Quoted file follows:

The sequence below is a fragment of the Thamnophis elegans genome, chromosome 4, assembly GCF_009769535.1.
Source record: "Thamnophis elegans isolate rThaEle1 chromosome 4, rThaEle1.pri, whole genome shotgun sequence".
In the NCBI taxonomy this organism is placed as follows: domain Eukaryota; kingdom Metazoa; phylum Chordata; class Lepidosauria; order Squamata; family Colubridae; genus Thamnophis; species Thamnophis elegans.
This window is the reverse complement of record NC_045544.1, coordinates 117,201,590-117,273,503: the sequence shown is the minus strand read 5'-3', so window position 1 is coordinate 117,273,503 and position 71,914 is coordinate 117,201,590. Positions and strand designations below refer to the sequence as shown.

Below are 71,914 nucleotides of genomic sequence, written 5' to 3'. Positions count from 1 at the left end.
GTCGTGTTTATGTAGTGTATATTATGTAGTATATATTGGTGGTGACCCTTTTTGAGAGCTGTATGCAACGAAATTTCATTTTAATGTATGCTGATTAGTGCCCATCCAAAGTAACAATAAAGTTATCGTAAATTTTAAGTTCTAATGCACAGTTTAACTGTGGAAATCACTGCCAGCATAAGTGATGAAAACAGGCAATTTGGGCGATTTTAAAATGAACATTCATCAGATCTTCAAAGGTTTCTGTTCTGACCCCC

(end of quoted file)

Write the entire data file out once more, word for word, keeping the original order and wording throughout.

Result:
The sequence below is a fragment of the Thamnophis elegans genome, chromosome 4, assembly GCF_009769535.1.
Source record: "Thamnophis elegans isolate rThaEle1 chromosome 4, rThaEle1.pri, whole genome shotgun sequence".
In the NCBI taxonomy this organism is placed as follows: domain Eukaryota; kingdom Metazoa; phylum Chordata; class Lepidosauria; order Squamata; family Colubridae; genus Thamnophis; species Thamnophis elegans.
This window is the reverse complement of record NC_045544.1, coordinates 117,201,590-117,273,503: the sequence shown is the minus strand read 5'-3', so window position 1 is coordinate 117,273,503 and position 71,914 is coordinate 117,201,590. Positions and strand designations below refer to the sequence as shown.

Below are 71,914 nucleotides of genomic sequence, written 5' to 3'. Positions count from 1 at the left end.
GTCGTGTTTATGTAGTGTATATTATGTAGTATATATTGGTGGTGACCCTTTTTGAGAGCTGTATGCAACGAAATTTCATTTTAATGTATGCTGATTAGTGCCCATCCAAAGTAACAATAAAGTTATCGTAAATTTTAAGTTCTAATGCACAGTTTAACTGTGGAAATCACTGCCAGCATAAGTGATGAAAACAGGCAATTTGGGCGATTTTAAAATGAACATTCATCAGATCTTCAAAGGTTTCTGTTCTGACCCCC